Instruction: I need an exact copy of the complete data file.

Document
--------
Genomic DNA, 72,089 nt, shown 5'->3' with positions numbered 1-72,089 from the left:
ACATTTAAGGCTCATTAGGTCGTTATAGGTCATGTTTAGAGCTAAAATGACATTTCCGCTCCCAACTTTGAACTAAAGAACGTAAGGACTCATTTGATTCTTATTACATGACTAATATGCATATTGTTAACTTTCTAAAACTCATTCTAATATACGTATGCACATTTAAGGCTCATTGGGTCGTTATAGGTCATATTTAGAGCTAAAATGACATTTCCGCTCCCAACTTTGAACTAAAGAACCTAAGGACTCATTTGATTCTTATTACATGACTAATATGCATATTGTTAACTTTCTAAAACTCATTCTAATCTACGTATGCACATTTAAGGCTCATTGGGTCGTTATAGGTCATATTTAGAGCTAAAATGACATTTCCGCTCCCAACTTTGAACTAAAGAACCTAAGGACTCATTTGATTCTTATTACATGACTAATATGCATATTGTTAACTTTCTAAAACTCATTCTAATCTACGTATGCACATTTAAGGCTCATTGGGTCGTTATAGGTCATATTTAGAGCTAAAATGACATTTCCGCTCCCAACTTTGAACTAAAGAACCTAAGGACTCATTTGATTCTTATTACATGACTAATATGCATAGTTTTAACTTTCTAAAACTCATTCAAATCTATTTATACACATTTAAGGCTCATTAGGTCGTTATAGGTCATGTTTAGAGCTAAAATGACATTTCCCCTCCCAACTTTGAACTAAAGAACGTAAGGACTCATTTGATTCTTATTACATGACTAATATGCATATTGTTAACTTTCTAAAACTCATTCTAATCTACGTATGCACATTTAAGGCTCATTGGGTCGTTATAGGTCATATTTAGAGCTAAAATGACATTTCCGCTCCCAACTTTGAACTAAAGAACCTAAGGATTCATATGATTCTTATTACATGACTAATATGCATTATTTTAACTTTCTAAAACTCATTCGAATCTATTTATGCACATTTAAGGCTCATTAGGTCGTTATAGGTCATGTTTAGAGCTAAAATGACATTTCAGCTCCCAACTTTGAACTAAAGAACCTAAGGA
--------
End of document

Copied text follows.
Genomic DNA, 72,089 nt, shown 5'->3' with positions numbered 1-72,089 from the left:
ACATTTAAGGCTCATTAGGTCGTTATAGGTCATGTTTAGAGCTAAAATGACATTTCCGCTCCCAACTTTGAACTAAAGAACGTAAGGACTCATTTGATTCTTATTACATGACTAATATGCATATTGTTAACTTTCTAAAACTCATTCTAATATACGTATGCACATTTAAGGCTCATTGGGTCGTTATAGGTCATATTTAGAGCTAAAATGACATTTCCGCTCCCAACTTTGAACTAAAGAACCTAAGGACTCATTTGATTCTTATTACATGACTAATATGCATATTGTTAACTTTCTAAAACTCATTCTAATCTACGTATGCACATTTAAGGCTCATTGGGTCGTTATAGGTCATATTTAGAGCTAAAATGACATTTCCGCTCCCAACTTTGAACTAAAGAACCTAAGGACTCATTTGATTCTTATTACATGACTAATATGCATATTGTTAACTTTCTAAAACTCATTCTAATCTACGTATGCACATTTAAGGCTCATTGGGTCGTTATAGGTCATATTTAGAGCTAAAATGACATTTCCGCTCCCAACTTTGAACTAAAGAACCTAAGGACTCATTTGATTCTTATTACATGACTAATATGCATAGTTTTAACTTTCTAAAACTCATTCAAATCTATTTATACACATTTAAGGCTCATTAGGTCGTTATAGGTCATGTTTAGAGCTAAAATGACATTTCCCCTCCCAACTTTGAACTAAAGAACGTAAGGACTCATTTGATTCTTATTACATGACTAATATGCATATTGTTAACTTTCTAAAACTCATTCTAATCTACGTATGCACATTTAAGGCTCATTGGGTCGTTATAGGTCATATTTAGAGCTAAAATGACATTTCCGCTCCCAACTTTGAACTAAAGAACCTAAGGATTCATATGATTCTTATTACATGACTAATATGCATTATTTTAACTTTCTAAAACTCATTCGAATCTATTTATGCACATTTAAGGCTCATTAGGTCGTTATAGGTCATGTTTAGAGCTAAAATGACATTTCAGCTCCCAACTTTGAACTAAAGAACCTAAGGA